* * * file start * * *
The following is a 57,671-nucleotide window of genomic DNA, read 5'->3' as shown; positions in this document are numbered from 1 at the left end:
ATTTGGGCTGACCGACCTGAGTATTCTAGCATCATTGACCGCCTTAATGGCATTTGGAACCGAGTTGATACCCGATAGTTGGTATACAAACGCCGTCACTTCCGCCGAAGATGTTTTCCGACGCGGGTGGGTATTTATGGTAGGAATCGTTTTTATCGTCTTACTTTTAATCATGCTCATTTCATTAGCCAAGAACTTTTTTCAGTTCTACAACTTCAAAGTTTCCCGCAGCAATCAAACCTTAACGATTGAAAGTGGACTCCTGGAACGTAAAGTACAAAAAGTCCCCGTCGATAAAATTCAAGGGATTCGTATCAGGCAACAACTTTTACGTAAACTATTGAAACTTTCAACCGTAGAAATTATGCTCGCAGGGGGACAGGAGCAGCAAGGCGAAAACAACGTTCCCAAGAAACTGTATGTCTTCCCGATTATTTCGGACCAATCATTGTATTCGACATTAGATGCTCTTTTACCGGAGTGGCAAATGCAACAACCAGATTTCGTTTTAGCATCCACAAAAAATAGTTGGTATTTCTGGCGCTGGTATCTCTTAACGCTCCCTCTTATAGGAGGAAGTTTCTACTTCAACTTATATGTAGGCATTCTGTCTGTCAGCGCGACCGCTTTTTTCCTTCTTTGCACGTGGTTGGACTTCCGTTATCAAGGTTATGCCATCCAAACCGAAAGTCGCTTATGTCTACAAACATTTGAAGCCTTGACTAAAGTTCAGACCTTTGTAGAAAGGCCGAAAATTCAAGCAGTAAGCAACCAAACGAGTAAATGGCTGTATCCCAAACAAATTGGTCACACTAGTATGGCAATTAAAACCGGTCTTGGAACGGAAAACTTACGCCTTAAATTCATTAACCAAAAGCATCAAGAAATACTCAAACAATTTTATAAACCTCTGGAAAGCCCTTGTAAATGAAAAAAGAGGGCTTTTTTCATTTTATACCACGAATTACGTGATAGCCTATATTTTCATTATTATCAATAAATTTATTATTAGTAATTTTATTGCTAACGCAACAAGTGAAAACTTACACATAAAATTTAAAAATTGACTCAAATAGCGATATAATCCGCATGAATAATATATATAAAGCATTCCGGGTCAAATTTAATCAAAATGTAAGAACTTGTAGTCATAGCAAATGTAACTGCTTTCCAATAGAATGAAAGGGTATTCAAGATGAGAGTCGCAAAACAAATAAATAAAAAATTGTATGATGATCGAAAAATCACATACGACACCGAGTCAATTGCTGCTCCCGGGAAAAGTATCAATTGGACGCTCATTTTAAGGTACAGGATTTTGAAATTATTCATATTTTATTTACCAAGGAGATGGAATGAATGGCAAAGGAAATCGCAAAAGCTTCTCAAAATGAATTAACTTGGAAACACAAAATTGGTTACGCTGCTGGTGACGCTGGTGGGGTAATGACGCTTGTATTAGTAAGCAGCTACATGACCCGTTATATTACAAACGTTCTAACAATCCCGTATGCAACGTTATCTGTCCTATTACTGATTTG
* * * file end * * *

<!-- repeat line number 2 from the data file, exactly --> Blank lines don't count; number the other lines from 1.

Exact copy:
ATTTGGGCTGACCGACCTGAGTATTCTAGCATCATTGACCGCCTTAATGGCATTTGGAACCGAGTTGATACCCGATAGTTGGTATACAAACGCCGTCACTTCCGCCGAAGATGTTTTCCGACGCGGGTGGGTATTTATGGTAGGAATCGTTTTTATCGTCTTACTTTTAATCATGCTCATTTCATTAGCCAAGAACTTTTTTCAGTTCTACAACTTCAAAGTTTCCCGCAGCAATCAAACCTTAACGATTGAAAGTGGACTCCTGGAACGTAAAGTACAAAAAGTCCCCGTCGATAAAATTCAAGGGATTCGTATCAGGCAACAACTTTTACGTAAACTATTGAAACTTTCAACCGTAGAAATTATGCTCGCAGGGGGACAGGAGCAGCAAGGCGAAAACAACGTTCCCAAGAAACTGTATGTCTTCCCGATTATTTCGGACCAATCATTGTATTCGACATTAGATGCTCTTTTACCGGAGTGGCAAATGCAACAACCAGATTTCGTTTTAGCATCCACAAAAAATAGTTGGTATTTCTGGCGCTGGTATCTCTTAACGCTCCCTCTTATAGGAGGAAGTTTCTACTTCAACTTATATGTAGGCATTCTGTCTGTCAGCGCGACCGCTTTTTTCCTTCTTTGCACGTGGTTGGACTTCCGTTATCAAGGTTATGCCATCCAAACCGAAAGTCGCTTATGTCTACAAACATTTGAAGCCTTGACTAAAGTTCAGACCTTTGTAGAAAGGCCGAAAATTCAAGCAGTAAGCAACCAAACGAGTAAATGGCTGTATCCCAAACAAATTGGTCACACTAGTATGGCAATTAAAACCGGTCTTGGAACGGAAAACTTACGCCTTAAATTCATTAACCAAAAGCATCAAGAAATACTCAAACAATTTTATAAACCTCTGGAAAGCCCTTGTAAATGAAAAAAGAGGGCTTTTTTCATTTTATACCACGAATTACGTGATAGCCTATATTTTCATTATTATCAATAAATTTATTATTAGTAATTTTATTGCTAACGCAACAAGTGAAAACTTACACATAAAATTTAAAAATTGACTCAAATAGCGATATAATCCGCATGAATAATATATATAAAGCATTCCGGGTCAAATTTAATCAAAATGTAAGAACTTGTAGTCATAGCAAATGTAACTGCTTTCCAATAGAATGAAAGGGTATTCAAGATGAGAGTCGCAAAACAAATAAATAAAAAATTGTATGATGATCGAAAAATCACATACGACACCGAGTCAATTGCTGCTCCCGGGAAAAGTATCAATTGGACGCTCATTTTAAGGTACAGGATTTTGAAATTATTCATATTTTATTTACCAAGGAGATGGAATGAATGGCAAAGGAAATCGCAAAAGCTTCTCAAAATGAATTAACTTGGAAACACAAAATTGGTTACGCTGCTGGTGACGCTGGTGGGGTAATGACGCTTGTATTAGTAAGCAGCTACATGACCCGTTATATTACAAACGTTCTAACAATCCCGTATGCAACGTTATCTGTCCTATTACTGATTTG